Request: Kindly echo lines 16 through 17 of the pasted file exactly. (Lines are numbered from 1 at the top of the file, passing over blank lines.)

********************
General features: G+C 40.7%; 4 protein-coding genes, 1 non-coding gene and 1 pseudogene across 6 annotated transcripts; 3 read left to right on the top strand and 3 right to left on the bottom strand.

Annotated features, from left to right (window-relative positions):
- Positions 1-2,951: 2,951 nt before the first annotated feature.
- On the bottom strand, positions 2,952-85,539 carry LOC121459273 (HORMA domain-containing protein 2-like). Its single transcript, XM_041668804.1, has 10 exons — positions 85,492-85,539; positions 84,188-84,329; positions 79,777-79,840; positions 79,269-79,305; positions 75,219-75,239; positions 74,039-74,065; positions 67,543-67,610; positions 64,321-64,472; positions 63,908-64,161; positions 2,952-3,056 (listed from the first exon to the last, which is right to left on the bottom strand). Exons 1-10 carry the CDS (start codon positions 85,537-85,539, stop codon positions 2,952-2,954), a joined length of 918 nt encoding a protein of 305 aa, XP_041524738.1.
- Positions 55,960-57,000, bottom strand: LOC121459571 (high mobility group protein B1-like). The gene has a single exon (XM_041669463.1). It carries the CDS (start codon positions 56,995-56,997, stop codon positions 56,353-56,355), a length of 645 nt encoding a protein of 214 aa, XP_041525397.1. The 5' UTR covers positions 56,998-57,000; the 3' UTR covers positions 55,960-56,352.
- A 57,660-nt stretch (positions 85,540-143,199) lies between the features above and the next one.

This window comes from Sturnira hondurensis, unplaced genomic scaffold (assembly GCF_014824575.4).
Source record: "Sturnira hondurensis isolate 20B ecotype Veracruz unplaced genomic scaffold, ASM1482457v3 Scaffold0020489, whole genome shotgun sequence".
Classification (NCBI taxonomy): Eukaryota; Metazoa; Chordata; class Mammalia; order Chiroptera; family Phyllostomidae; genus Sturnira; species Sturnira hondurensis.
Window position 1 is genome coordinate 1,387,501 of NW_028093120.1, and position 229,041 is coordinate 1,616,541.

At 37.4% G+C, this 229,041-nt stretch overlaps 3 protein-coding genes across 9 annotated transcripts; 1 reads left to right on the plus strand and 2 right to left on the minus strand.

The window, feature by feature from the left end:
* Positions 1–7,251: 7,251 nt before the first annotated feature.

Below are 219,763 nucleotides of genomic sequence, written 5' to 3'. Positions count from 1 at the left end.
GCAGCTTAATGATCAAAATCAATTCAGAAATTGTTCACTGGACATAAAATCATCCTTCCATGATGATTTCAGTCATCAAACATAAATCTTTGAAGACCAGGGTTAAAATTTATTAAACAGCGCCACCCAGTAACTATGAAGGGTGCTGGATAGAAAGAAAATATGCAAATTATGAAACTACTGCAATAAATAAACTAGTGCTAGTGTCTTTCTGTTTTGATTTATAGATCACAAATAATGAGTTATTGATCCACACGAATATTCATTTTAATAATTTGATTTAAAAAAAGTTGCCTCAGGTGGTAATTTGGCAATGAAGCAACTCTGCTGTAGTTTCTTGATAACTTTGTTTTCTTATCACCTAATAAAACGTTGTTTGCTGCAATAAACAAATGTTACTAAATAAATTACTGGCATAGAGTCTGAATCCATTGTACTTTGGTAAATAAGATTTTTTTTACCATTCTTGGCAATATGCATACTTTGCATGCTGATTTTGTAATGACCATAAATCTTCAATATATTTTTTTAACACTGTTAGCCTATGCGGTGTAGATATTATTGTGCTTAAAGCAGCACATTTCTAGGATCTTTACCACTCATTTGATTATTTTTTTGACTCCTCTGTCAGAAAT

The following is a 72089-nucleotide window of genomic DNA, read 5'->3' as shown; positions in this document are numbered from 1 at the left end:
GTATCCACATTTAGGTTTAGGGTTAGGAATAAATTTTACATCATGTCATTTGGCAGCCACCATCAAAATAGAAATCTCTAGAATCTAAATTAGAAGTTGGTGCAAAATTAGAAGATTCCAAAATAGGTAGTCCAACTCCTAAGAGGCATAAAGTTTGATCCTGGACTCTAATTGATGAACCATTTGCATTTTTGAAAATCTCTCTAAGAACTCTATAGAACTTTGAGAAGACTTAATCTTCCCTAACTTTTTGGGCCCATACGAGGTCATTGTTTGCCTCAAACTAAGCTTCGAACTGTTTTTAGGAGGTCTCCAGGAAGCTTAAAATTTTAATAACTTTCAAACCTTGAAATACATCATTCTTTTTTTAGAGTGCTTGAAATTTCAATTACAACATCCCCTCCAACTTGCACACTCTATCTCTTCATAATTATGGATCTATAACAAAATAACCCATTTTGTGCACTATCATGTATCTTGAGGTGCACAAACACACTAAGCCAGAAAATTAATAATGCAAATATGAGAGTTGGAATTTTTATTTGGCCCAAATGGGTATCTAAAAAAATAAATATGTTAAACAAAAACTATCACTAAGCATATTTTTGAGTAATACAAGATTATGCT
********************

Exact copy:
The following is a 72089-nucleotide window of genomic DNA, read 5'->3' as shown; positions in this document are numbered from 1 at the left end:
GTATCCACATTTAGGTTTAGGGTTAGGAATAAATTTTACATCATGTCATTTGGCAGCCACCATCAAAATAGAAATCTCTAGAATCTAAATTAGAAGTTGGTGCAAAATTAGAAGATTCCAAAATAGGTAGTCCAACTCCTAAGAGGCATAAAGTTTGATCCTGGACTCTAATTGATGAACCATTTGCATTTTTGAAAATCTCTCTAAGAACTCTATAGAACTTTGAGAAGACTTAATCTTCCCTAACTTTTTGGGCCCATACGAGGTCATTGTTTGCCTCAAACTAAGCTTCGAACTGTTTTTAGGAGGTCTCCAGGAAGCTTAAAATTTTAATAACTTTCAAACCTTGAAATACATCATTCTTTTTTTAGAGTGCTTGAAATTTCAATTACAACATCCCCTCCAACTTGCACACTCTATCTCTTCATAATTATGGATCTATAACAAAATAACCCATTTTGTGCACTATCATGTATCTTGAGGTGCACAAACACACTAAGCCAGAAAATTAATAATGCAAATATGAGAGTTGGAATTTTTATTTGGCCCAAATGGGTATCTAAAAAAATAAATATGTTAAACAAAAACTATCACTAAGCATATTTTTGAGTAATACAAGATTATGCT